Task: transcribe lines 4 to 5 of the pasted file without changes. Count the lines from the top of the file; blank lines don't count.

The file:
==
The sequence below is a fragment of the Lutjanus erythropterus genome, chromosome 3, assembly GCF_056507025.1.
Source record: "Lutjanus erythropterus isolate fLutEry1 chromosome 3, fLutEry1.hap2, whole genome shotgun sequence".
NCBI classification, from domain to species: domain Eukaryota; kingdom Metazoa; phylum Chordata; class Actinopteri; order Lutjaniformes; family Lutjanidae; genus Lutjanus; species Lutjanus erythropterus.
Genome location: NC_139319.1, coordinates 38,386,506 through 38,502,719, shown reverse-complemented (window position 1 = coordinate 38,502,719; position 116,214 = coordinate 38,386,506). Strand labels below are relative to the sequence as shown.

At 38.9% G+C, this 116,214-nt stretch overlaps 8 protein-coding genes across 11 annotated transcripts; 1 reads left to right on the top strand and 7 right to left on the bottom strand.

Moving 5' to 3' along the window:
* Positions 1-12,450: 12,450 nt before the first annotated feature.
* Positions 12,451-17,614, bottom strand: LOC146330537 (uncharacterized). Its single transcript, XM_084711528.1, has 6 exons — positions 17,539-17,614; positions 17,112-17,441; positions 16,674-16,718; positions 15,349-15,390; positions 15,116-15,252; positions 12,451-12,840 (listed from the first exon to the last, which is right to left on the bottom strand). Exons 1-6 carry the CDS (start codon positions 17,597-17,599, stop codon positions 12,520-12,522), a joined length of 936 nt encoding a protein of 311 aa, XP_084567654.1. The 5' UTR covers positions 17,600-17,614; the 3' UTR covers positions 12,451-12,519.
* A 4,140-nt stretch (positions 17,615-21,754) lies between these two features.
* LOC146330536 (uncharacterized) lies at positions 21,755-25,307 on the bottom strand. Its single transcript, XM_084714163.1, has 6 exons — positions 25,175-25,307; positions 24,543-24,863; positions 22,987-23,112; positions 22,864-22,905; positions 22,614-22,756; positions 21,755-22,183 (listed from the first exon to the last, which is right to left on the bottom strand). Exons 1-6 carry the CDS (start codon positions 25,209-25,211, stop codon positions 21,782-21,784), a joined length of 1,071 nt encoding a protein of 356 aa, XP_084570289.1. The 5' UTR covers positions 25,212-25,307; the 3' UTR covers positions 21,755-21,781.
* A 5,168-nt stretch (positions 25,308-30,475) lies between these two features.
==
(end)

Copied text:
Genome location: NC_139319.1, coordinates 38,386,506 through 38,502,719, shown reverse-complemented (window position 1 = coordinate 38,502,719; position 116,214 = coordinate 38,386,506). Strand labels below are relative to the sequence as shown.

At 38.9% G+C, this 116,214-nt stretch overlaps 8 protein-coding genes across 11 annotated transcripts; 1 reads left to right on the top strand and 7 right to left on the bottom strand.